June 15, 2024

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Google is facing the judge's questions as it asks the court to drop its US antitrust lawsuit

Google is facing the judge’s questions as it asks the court to drop its US antitrust lawsuit

WASHINGTON (Reuters) – Google faced specific questions from a judge on Thursday as it said allegations by the U.S. Department of Justice that it violated antitrust law to build and maintain its dominance over search operations were flawed and that the agency’s lawsuit should be quashed. .

The government, which sued in the waning days of the Trump administration, has argued that Alphabet (GOOGL.O) Google is acting illegally in paying billions of dollars a year to smartphone makers like Apple, LG, Motorola and Samsung, carriers like Verizon and browsers like Mozilla. To be the default search for its customers.

Judge Amit Mehta actively cross-examined Google’s attorney, John Schmidten. Mehta pressed him, for example, if dominance in search meant that Google’s search engine would improve faster than its competitors. He also asked whether the deals give the company a “non-competitive” advantage.

Google’s Schmidtlin replied, “It’s never illegal to offer a superior product, and to win business on merit.”

Judge Schmidten also asked why the company pushed for it to be the default search engine on devices.

Schmidten replied that the goal is to make people aware of Google products and make it easier for them. “There is nothing wrong or outrageous about that,” he said.

Kenneth Dentzer of the Department of Justice has argued that because of its huge market share, Google cannot legally make the same deals that a less powerful search engine company could.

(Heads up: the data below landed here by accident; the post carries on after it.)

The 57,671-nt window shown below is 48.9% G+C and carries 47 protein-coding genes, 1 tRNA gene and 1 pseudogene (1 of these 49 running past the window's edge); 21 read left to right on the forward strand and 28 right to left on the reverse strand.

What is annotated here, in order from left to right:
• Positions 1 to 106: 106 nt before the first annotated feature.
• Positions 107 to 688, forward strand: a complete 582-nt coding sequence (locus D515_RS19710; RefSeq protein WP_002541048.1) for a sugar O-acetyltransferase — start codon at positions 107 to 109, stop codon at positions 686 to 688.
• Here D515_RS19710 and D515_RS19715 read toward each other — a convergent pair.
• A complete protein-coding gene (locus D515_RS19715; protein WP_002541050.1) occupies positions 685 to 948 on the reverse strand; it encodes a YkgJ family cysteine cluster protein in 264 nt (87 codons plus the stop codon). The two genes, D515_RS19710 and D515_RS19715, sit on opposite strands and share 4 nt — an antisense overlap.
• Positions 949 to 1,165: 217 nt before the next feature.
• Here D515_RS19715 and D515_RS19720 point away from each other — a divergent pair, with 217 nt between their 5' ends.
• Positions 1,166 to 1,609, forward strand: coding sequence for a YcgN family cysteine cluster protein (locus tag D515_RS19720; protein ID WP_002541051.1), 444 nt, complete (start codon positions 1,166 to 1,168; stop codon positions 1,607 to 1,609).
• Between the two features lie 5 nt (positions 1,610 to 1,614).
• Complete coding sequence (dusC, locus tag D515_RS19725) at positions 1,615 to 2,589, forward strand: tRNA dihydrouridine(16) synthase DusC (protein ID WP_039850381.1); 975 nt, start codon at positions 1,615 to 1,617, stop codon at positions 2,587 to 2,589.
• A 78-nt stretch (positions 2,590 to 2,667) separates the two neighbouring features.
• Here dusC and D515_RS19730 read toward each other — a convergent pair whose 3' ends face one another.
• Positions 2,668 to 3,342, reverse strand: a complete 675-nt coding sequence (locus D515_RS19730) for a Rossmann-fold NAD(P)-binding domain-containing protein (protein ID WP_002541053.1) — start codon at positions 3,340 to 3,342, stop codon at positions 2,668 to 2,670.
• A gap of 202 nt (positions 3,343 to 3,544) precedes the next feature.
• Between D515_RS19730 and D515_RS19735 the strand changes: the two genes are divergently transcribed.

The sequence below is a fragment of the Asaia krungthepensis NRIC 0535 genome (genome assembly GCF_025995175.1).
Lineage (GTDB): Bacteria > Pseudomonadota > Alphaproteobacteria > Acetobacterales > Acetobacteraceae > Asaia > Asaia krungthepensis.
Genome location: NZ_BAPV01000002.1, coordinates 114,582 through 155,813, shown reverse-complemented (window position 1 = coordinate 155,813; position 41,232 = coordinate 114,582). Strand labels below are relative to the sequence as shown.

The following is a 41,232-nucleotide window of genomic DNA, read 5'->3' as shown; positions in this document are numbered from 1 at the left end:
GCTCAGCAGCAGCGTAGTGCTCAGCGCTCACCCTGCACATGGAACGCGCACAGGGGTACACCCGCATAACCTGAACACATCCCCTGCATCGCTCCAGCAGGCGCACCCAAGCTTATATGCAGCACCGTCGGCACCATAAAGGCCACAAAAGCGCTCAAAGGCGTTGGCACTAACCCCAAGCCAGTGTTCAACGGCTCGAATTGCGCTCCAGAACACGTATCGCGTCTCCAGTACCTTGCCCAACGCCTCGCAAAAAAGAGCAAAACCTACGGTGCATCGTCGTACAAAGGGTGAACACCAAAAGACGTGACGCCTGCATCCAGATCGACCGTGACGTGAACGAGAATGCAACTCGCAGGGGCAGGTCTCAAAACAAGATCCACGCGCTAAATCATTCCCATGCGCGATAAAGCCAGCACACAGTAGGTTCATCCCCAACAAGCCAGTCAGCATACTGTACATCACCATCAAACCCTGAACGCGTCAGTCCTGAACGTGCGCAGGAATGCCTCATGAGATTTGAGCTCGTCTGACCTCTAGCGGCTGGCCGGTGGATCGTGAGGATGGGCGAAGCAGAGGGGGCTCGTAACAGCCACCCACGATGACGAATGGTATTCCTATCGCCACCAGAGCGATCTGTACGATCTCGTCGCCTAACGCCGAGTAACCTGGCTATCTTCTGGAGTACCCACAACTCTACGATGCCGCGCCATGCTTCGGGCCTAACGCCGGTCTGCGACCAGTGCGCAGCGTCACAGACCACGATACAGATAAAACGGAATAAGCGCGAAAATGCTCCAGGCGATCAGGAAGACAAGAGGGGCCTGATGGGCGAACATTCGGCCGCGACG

In particular, he said, Google should not have agreements with Apple that require Google to be the default search engine.

Loss of innovation?

Google has argued in court filings that the payments in question are legal profit-sharing deals rather than illegal efforts to exclude competitors.

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The government has also argued that Google’s dominance likely means a loss of innovation, prompting Mehta to highlight the rise of ChatGPT.

Dintzer replied that it is hard to predict what technological progress would have happened without Google’s dominance.

The decision on summary judgment will be made by Mehta of the US District Court for the District of Columbia. The case is scheduled to be heard in September.

Google’s move is the internet company’s latest attempt to end many costly and time-consuming lawsuits from state and federal governments aimed at curbing its market power.

The Justice Department sued Google in 2020, accusing the trillion-dollar company of illegally using its market muscle to block competitors in the biggest challenge to Big Tech’s power and influence since it sued Microsoft Corp. in 1998. The settlement left The company is what it is though The decision to rein in Microsoft left room for Google, founded in 1998, and others to thrive.

Since that lawsuit was filed, Google has been hit with other antitrust complaints. The Justice Department filed a second lawsuit in January accusing the company of abusing its dominance in the digital advertising space.

A group of states led by Texas also sued over the advertising technology in 2020 while states led by Utah sued in 2021 saying the company violated antitrust law in doing business with its toy store.

Reporting by Diane Bartz. Edited by Aurora Ellis

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